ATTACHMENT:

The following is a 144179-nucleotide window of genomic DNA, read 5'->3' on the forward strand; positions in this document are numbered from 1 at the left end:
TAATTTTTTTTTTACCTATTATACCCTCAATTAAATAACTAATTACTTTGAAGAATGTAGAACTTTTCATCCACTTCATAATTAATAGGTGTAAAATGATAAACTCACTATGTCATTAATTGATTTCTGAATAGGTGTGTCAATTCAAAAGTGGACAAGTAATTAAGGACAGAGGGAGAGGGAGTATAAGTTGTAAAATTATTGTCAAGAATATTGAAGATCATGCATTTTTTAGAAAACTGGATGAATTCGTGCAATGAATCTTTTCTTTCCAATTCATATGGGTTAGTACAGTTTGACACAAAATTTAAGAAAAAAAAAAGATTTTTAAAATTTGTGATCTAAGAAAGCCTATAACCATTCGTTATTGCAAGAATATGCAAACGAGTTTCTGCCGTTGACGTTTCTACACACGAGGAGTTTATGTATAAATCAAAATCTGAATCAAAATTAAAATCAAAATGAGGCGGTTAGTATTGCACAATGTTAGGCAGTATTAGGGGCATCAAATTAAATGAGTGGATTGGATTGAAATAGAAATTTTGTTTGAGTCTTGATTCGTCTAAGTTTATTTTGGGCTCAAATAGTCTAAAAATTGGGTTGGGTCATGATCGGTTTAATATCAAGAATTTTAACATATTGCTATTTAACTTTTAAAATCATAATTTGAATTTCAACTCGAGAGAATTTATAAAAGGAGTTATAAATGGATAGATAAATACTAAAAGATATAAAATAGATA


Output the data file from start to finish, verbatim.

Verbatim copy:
The following is a 144179-nucleotide window of genomic DNA, read 5'->3' on the forward strand; positions in this document are numbered from 1 at the left end:
TAATTTTTTTTTTACCTATTATACCCTCAATTAAATAACTAATTACTTTGAAGAATGTAGAACTTTTCATCCACTTCATAATTAATAGGTGTAAAATGATAAACTCACTATGTCATTAATTGATTTCTGAATAGGTGTGTCAATTCAAAAGTGGACAAGTAATTAAGGACAGAGGGAGAGGGAGTATAAGTTGTAAAATTATTGTCAAGAATATTGAAGATCATGCATTTTTTAGAAAACTGGATGAATTCGTGCAATGAATCTTTTCTTTCCAATTCATATGGGTTAGTACAGTTTGACACAAAATTTAAGAAAAAAAAAAGATTTTTAAAATTTGTGATCTAAGAAAGCCTATAACCATTCGTTATTGCAAGAATATGCAAACGAGTTTCTGCCGTTGACGTTTCTACACACGAGGAGTTTATGTATAAATCAAAATCTGAATCAAAATTAAAATCAAAATGAGGCGGTTAGTATTGCACAATGTTAGGCAGTATTAGGGGCATCAAATTAAATGAGTGGATTGGATTGAAATAGAAATTTTGTTTGAGTCTTGATTCGTCTAAGTTTATTTTGGGCTCAAATAGTCTAAAAATTGGGTTGGGTCATGATCGGTTTAATATCAAGAATTTTAACATATTGCTATTTAACTTTTAAAATCATAATTTGAATTTCAACTCGAGAGAATTTATAAAAGGAGTTATAAATGGATAGATAAATACTAAAAGATATAAAATAGATA